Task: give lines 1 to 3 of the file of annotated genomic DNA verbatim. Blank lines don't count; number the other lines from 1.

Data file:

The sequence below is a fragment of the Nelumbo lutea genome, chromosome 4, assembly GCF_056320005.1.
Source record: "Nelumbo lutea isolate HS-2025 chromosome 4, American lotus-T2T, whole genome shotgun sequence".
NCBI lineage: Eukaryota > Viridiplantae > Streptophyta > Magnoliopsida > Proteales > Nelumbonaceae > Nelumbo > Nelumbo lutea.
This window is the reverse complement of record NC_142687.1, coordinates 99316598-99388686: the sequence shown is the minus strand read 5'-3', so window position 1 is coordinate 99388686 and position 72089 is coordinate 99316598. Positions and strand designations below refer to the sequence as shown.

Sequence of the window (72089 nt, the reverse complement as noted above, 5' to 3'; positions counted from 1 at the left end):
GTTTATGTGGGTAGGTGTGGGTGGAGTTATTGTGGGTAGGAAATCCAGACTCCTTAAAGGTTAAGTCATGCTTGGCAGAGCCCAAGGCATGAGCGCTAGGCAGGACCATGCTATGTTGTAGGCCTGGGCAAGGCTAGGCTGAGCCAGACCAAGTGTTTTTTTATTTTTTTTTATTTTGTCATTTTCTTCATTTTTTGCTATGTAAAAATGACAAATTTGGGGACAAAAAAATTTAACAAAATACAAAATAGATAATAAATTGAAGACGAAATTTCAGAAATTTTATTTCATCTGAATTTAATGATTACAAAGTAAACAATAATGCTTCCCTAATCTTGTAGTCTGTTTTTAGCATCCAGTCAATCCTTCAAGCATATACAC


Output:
The sequence below is a fragment of the Nelumbo lutea genome, chromosome 4, assembly GCF_056320005.1.
Source record: "Nelumbo lutea isolate HS-2025 chromosome 4, American lotus-T2T, whole genome shotgun sequence".
NCBI lineage: Eukaryota > Viridiplantae > Streptophyta > Magnoliopsida > Proteales > Nelumbonaceae > Nelumbo > Nelumbo lutea.